Local farmers and artisans congregate each day to sell everything from produce to seafood, handicrafts to clothing in downtown Hilo. And most travelers agree there's no better place on the Big Island to sample local produce and purchase local crafts. Hilo Farmers Market sells some of everything, from the run-of-the-mill (like pineapples and bananas) to more unique items (like jaboticaba fruit or bongo drums), but you'll have to arrive early and you can't be afraid to bargain. You can also enjoy some poke and shaved ice while you browse.
- #7View all Photos...Read More »
One of the Kohala Coast's premier beaches, Anaehoomalu Beach is a favorite haunt for frequent Big Island visitors. Do as they do and call it "A-Bay" – that way you'll truly be in the know. You won't find too many locals on this massive stretch of salt and pepper sand, but you will have lots of opportunities to try some water sports, such as stand up paddle boarding and snorkeling, in the calm and clear water.
- #8View all Photos#8 in Hawaii - The Big IslandBeaches, Swimming/Pools, FreeTYPE1 to 2 hoursTIME TO SPENDBeaches, Swimming/Pools, FreeTYPE1 to 2 hoursTIME TO SPEND...Read More »
The deliberately named waters of Hapuna Beach – Hapuna means "spring of life" in Hawaiian – are probably the most loved on all of the Big Island. Both visitors and residents flock to this beach on the South Kohala coast, and encourage you to do the same. If you're not visiting for the soft-as-cotton sand, then you've probably come for the aquamarine water. And if you aren't enjoying the aquamarine water then you've probably come for the unbelievable sunsets.
- #9View all PhotosfreePapakolea Beach#9 in Hawaii - The Big IslandBeaches, Swimming/Pools, FreeTYPE2 hours to Half DayTIME TO SPENDBeaches, Swimming/Pools, FreeTYPE2 hours to Half DayTIME TO SPEND...Read More »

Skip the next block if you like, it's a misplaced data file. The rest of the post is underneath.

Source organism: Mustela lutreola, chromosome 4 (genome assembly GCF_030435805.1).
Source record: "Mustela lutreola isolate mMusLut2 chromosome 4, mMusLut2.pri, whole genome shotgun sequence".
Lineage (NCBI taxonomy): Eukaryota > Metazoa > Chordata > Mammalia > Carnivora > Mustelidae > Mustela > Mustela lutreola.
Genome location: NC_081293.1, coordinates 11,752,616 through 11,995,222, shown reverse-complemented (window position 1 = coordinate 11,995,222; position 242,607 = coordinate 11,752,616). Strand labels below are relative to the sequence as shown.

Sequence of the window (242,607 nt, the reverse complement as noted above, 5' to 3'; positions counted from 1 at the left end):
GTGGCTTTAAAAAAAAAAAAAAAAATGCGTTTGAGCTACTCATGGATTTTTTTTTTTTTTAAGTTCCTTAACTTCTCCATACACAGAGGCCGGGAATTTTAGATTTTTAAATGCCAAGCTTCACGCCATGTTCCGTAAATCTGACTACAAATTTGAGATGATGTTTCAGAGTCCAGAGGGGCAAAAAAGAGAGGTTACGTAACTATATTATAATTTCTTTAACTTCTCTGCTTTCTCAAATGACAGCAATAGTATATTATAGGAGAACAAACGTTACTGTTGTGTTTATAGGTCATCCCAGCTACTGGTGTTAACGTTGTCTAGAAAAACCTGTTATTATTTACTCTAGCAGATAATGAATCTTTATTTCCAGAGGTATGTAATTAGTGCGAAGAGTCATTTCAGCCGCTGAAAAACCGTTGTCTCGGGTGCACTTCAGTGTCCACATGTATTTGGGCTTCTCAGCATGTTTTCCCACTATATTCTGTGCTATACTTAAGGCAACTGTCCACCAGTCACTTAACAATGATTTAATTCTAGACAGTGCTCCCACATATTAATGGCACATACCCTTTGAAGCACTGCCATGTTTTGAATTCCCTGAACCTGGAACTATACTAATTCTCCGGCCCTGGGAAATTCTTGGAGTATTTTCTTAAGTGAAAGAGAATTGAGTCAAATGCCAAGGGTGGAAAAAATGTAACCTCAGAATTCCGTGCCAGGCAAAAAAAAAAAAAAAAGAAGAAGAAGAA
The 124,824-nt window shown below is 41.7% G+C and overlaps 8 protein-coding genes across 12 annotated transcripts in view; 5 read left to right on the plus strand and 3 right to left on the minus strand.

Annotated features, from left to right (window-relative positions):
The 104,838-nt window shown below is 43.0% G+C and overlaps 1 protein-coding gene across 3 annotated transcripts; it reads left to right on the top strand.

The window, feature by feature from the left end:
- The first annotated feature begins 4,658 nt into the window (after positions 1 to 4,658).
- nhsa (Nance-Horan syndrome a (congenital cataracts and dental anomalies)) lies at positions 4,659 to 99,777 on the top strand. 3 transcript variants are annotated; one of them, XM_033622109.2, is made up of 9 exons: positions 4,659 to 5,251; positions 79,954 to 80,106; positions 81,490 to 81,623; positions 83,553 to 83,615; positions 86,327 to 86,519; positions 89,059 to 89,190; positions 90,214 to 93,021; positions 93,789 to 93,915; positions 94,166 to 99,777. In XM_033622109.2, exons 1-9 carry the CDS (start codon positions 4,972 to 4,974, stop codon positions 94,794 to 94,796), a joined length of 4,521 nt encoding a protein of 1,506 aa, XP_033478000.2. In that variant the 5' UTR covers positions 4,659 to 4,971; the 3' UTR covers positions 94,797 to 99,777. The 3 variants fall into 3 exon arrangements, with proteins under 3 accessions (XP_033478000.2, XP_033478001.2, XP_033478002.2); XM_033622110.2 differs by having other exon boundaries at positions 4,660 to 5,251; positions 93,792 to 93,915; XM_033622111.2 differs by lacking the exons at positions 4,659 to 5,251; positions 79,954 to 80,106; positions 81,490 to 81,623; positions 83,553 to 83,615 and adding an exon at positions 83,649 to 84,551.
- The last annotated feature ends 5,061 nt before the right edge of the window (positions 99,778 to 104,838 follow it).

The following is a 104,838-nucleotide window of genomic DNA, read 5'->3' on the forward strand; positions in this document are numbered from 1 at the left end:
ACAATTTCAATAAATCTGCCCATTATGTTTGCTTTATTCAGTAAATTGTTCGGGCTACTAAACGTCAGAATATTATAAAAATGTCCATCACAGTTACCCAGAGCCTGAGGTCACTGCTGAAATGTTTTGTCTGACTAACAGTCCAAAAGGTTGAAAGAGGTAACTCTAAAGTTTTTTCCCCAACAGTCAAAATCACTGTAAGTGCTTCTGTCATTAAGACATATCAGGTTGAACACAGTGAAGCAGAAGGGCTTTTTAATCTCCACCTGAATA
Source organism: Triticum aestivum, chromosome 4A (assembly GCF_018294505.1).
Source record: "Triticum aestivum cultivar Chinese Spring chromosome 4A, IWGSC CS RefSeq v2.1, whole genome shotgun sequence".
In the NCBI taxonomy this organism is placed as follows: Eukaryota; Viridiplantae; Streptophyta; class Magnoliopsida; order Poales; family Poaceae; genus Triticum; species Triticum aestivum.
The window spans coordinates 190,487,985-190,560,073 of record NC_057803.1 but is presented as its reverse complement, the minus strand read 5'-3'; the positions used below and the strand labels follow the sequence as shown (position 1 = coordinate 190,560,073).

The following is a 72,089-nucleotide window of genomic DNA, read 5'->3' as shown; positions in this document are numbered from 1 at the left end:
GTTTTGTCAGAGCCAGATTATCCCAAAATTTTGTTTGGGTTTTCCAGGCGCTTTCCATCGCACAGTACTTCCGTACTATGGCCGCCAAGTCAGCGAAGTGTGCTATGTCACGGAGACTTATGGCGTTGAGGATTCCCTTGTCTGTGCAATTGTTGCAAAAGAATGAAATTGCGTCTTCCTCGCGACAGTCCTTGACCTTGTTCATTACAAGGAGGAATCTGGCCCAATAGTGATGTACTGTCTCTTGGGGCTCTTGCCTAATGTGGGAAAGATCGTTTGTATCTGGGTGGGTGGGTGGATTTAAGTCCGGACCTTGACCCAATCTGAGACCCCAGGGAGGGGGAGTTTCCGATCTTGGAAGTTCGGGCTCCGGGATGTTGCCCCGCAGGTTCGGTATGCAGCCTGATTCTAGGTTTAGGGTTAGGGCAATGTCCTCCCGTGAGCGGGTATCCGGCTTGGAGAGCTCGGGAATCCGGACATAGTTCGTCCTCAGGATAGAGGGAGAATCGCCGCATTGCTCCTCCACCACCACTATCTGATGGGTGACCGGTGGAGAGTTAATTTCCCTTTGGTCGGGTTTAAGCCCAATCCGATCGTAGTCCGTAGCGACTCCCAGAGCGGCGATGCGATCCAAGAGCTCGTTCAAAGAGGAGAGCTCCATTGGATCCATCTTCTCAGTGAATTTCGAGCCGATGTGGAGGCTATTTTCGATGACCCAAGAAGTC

Putting Papakolea Beach on one's travel itinerary is not for the faint of heart. For one, its secluded location makes it tough to reach. Plus, there is little shade and nothing in the way of amenities, and it also experiences rough waters. But intrepid travelers brave the journey because they want to say they've visited one of the world's only green sand beaches.
- #10View all PhotosfreePunalu'u Beach#10 in Hawaii - The Big IslandBeaches, Swimming/Pools, FreeTYPE1 to 2 hoursTIME TO SPENDBeaches, Swimming/Pools, FreeTYPE1 to 2 hoursTIME TO SPEND...Read More »
Some say the waters here are too rough and rocky to really enjoy swimming, but that's not the real reason to visit Punalu'u, anyway. This beach in southern Hawai'i is ideal for its picture-taking potential. For one thing, the onyx-tinted sand here owes its unique hue to the ongoing volcanic activity of Kilauea in Hawai'i Volcanoes National Park. And for another, this beach is often visited by Honu (or Hawaiian green sea turtles) that like to swim to and sun on the shore. You might also catch a glimpse of a hawksbill sea turtle from time to time.
- #11View all Photos...Read More »
Snorkelers like to visit this remote bay on Hawaii's west coast for the tropical fish, sea turtles and Hawaiian Spinner dolphins that are plainly visible just below the calm, shallow water's surface. History junkies make the trek to Kealakekua for a different reason altogether.
Explore More of Hawaii - The Big Island
Holly JohnsonMarch 14, 2019
Will WalkeyMarch 12, 2019
Gwen PratesiMarch 11, 2019
Zach WatsonFebruary 5, 2019
Lyn MettlerFebruary 5, 2019
Will WalkeyFebruary 5, 2019
Erin ShieldsFebruary 5, 2019
Christine SmithFebruary 5, 2019
Zach WatsonJanuary 31, 2019